Temperature Controller Project
Pottery is a hobby for me, not a livelihood. As such, I can't spend the amounts of money typical for stand-alone kiln controllers. I found a temperature controller kit produced by a small company, EmbeddedRF, which would solve my need at a 1/3 to 1/4 the price of a stand-alone, off-the-shelf, controller. A good descriptive page for the controller, and it's applications, is here. I talked with the proprietor, an engineer by trade, and found this kit to be the answer to my needs.
The kit includes the electronics and temperature probe, computer interface software, but not the case, electrical connectors, cords, etc. The picture, above right, is the controller installed into a PC case.
I decided to use a PC case because I was familiar with using them; there was no decent knockout box at the local Home Depot which would fit the controller; plus they are expensive compared to some PC cases.
This is a temporary page here on the website of the Zen Center of Georgia (which I run). Since I've used a page from the site as a template for this, some of the art and links are Zen related. I will be keeping this page up for only a few months.
The Temperature Controller ProjectProblem:
I need to control the temperature of my kiln for firing pottery.Solution:
embeddedrf.com's E5AX temperature controller kitNeeded Items:
E5AX temp controller kit E5AX controller 90 Amp SSR K- thermocouple RS422/485 to USB converter Case - Small PC Case Heatsink - 1.2 deg C per watt or less Heatsink paste/grease Pigtail - 240V /50A cord/plug (NEMA 10-50) 240V NEMA 10-50 receptacle 120V PC Fan (for heatsink) 120V receptable + enclosure (optional) 120V plug/cord (for fan) 240/50A circuit breaker (optional) to be used as on off switch Nuts, bolts Wiring 6/10/14 gauge High amperage connectors Offset strips (Al) (optional) CAT5 cable, 2 ft (optional) DB9 female and male connectors (optional)Steps:
|1. Cut hole to fit into case front, then install E5AX unit.
2. Install cord/plug into case
|3. Attach connectors to pigtails. These connectors were a gift from god! I picked up a cheap ($6) 50 amp circuit breaker that would work well as both extra circuit breaker protection and as an on off switch.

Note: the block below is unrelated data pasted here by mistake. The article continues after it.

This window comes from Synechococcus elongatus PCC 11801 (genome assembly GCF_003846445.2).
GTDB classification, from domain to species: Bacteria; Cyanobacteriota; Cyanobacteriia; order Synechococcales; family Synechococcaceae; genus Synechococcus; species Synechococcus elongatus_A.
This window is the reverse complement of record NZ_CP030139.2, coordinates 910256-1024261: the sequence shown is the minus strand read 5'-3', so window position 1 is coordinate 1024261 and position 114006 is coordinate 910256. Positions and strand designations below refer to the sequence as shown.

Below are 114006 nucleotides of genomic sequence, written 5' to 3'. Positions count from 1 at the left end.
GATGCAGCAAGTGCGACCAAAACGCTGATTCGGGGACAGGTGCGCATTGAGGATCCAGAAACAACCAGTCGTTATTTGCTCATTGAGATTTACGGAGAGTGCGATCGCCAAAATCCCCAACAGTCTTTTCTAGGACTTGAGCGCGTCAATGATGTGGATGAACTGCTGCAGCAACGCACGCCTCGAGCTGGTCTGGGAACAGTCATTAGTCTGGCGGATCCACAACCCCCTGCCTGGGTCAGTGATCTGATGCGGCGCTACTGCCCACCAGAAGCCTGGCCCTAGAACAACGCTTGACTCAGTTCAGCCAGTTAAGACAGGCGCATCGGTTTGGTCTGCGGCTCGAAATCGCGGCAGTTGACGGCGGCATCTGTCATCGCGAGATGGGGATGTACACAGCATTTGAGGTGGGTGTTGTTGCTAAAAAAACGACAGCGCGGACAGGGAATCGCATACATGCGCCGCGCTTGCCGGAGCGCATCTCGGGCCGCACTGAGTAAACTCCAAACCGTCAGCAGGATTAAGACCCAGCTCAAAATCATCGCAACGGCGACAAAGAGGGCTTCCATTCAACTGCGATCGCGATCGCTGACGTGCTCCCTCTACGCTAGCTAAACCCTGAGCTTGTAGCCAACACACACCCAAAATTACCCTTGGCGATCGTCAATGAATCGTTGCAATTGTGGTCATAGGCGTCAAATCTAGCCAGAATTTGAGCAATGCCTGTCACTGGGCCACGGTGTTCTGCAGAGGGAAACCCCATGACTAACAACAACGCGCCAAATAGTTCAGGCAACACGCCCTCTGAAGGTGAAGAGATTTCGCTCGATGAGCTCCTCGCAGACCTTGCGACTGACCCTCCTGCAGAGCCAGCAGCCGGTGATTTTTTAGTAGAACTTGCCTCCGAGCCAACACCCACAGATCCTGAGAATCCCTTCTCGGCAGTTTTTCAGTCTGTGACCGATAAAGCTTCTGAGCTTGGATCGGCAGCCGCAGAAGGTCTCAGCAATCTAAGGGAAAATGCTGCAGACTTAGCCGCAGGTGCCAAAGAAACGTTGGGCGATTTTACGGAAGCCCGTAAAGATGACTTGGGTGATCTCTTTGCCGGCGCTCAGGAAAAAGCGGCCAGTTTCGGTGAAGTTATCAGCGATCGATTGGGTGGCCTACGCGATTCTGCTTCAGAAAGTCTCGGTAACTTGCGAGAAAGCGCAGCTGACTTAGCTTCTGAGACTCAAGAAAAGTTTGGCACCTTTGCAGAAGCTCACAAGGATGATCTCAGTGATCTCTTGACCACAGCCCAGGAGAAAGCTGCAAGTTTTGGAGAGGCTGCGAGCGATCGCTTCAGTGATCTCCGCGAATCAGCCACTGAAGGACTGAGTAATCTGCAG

Home breakers have an input connection, in the form of a slot, on the back of the breaker. They are designed so the power conductor in the breaker box will slide into this slot when it is installed in the breaker box. These conductors slid into the input slot perfectly.
|4. Insulate exposed breaker wiring inputs (pigtails).
The disadvantage of these connectors is they form an exposed electrical conductor, even when slotted into the back of the breaker.
For safety reasons, I used heat shrink tubing to cover as much of the exposed copper surface as possible. You can see this in the picture to the left.
|5. Insert connectors into breaker.
6. Test cord and breaker for voltage and on/off capability.
Voltage checked out fine and the breaker works well as an on/off switch.
I wrapped some more (blue) heatshrink tubing around the breaker to further cover exposed conductors. I had hoped to then heat the tubing and shrink it around the breaker. It turns out the tubing I used only shrinks laterally, not longitudinally. *sigh*
|10. Mark hole in plastic side cover for heatsink.
11. Mark hole in plastic side cover for heatsink.
||13. Install/attach breaker
14. Drill holes and attach 120V enclosure
15. Attach 120V receptacle to enclosure w/ wiring unattached at supply end
16. Wire heatsink to 240V wiring
17. Install fan and heatsink along w/ Al offset strips
17a Ensure no air gaps
18. Connect 120V plug to fan
19. Mark and cut hole for 240V NEMA 10-50 receptacle
20. Attach 10-50 receptacle.
- It's not apparent from the pictures, but the heatsink is held in place by four 1.5 inch metal screws (#8-32). The screws go through holes in the fan, from the inside of the case, through the aluminum strips, into threaded holes on the heatsink.